What is Preeclampsia?
Preeclampsia is a disease of pregnancy that
affects the lining of the mother's blood vessels causing high blood pressure, leaking of fluid
from the blood vessels, and damage to multiple organs. Preeclampsia is believed
to be caused by an abnormal placenta releasing higher than normal amounts of
substances that control the growth of blood vessels and the placenta. Preeclampsia tends to be milder when it
occurs late in pregnancy, but can progress very quickly at anytime to a severe
form with the development of very high blood pressure and seizures (eclampsia).
Severe preeclampsia can also cause fetal growth restriction (poor growth of the
baby) , placental
abruption (the placenta separates from the wall of the uterus), stroke, pulmonary edema
(fluid in the lungs) ,
bleeding disorders, kidney failure, and liver swelling.
Who gets Preeclampsia?Persistent headache not relieved by pain
medicationVisual disturbance such as double vision, sensitivity
to light, blurred vision,
dimmed vision., loss of vision, or flashing lights (fireworks)
Pain in right upper or middle upper abdomen
Nausea or vomiting
Difficulty breathing, new onset shortness of breath,
cough, or rapid breathing
Dark colored urine, blood in urine, or decreased amount of
Decreased fetal movement
Sudden weight gain
About 5% to 7% of all pregnancies are affected by preeclampsia Women are
more likely to develop preeclampsia during their first pregnancy, if they are
over the age of 40, have diabetes, a multiple gestation (twins), a
family history of preeclampsia, had preeclampsia in a previous pregnancy, or
they have had in
vitro fertilization. Women with antiphospholipid syndrome, chronic
hypertension, and chronic renal disease are ten times more likely to
develop preeclampsia than women without these conditions. Most women with early preeclampsia do not have symptoms. When symptoms
occur they usually occur in the second half of pregnancy and may include:
Call your doctor if
you notice any of the above symptoms
How is Preeclampsia Diagnosed?
The American College of Obstetricians and Gynecologists (ACOG) recommends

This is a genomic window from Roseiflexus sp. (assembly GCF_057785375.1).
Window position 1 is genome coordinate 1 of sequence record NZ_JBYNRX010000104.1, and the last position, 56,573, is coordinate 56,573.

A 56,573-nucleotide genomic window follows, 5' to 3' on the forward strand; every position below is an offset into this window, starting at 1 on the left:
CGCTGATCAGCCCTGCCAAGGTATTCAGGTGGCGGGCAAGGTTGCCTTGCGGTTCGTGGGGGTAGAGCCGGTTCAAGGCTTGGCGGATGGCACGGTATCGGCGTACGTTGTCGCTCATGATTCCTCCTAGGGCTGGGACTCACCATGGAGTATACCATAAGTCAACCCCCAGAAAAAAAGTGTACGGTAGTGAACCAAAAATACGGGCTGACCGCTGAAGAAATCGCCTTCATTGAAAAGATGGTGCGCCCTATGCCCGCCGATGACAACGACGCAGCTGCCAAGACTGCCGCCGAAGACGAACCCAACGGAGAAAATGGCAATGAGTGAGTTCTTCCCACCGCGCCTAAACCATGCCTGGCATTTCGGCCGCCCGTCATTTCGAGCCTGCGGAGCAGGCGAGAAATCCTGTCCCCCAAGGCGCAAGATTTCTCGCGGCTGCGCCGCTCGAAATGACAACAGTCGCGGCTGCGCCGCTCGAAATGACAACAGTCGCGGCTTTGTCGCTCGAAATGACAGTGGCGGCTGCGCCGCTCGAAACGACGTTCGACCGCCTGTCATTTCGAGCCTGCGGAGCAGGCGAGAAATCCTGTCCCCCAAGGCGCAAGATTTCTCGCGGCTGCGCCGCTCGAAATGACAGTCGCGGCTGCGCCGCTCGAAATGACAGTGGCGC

that preeclampsia should be diagnosed if the following conditions are met:
High blood pressure occurs for the first time after 20 weeks AND
Protein is in the urine
ANY OF THE FOLLOWING SEVERE FEATURES
Cerebral or visual disturbances (as above noted under
symptoms), pulmonary edema (fluid in the lungs), low number of platelets (cells
that help blood to clot), increased liver
enzymes (transaminase) , new or worsening kidney failure.
Women who develop high blood pressure for the first time
after 20 weeks, but do not have protein in their
urine or severe features of preeclampsia are diagnosed with
How is Preeclampsia Treated?
Blood pressure medications are given to reduce the
chance of strokes, heart failure, and kidney injury in women with SBP
greater than or equal to 160 mm Hg or DBP greater than or equal to 110
mm Hg .
Magnesium sulfate is given to treat eclampsia (new
onset grand mal seizures), or to prevent eclampsia
during labor ,during cesarean section, and after delivery in women with SBP greater than or equal to 160
mm Hg , DBP greater than or equal to 110 mm Hg , OR with severe
features of preeclampsia, or hyperactive reflexes
Medication (corticosteroid) to help the fetal lungs mature
and reduce other complications of being born prematurely are given to women
with a viable fetus who must be delivered before 34 weeks' .
Delivery is the only cure for preeclampsia.
However, the timing of delivery will depend on the severity of the disease and
age of the fetus. The mode of delivery (vaginal or cesarean) is determined by
the age of the fetus, presentation, cervical status, and maternal or fetal conditions.
ACOG recommends Preeclampsia with severe features at 34 weeks or after should be delivered
when the mother's condition is stable.Gestational hypertension
(GHTN) or preeclampsia without severe features at 37 weeks or after should be delivered
Preeclampsia with severe features after viability
and before 34 weeks should be hospitalized at a facility with maternal and
neonatal intensive care resources.
Women with GHTN or preeclampsia without severe features
before 37 should have
- Monitoring for symptoms,
- Instruction on daily kick counts,
- Twice weekly blood pressure measurement,
- Blood drawn to assess platelet count, liver enzymes (AST,
ALT) , and serum creatinine at least every week .
- Ultrasound to evaluate the baby's growth should be
performed every three weeks,
- Amniotic fluid level should be checked at least once
- Patients with GHTN should also have their blood
pressure taken, urine checked for protein, and nonstress tests
(NSTs) once weekly.
- Patients with preeclampsia without severe features
should have NSTs twice weekly.
- Strict bedrest or a low sodium diet are not
- Patients should be hospitalized if they develop
severe hypertension, severe features of preeclampsia, or fetal growth
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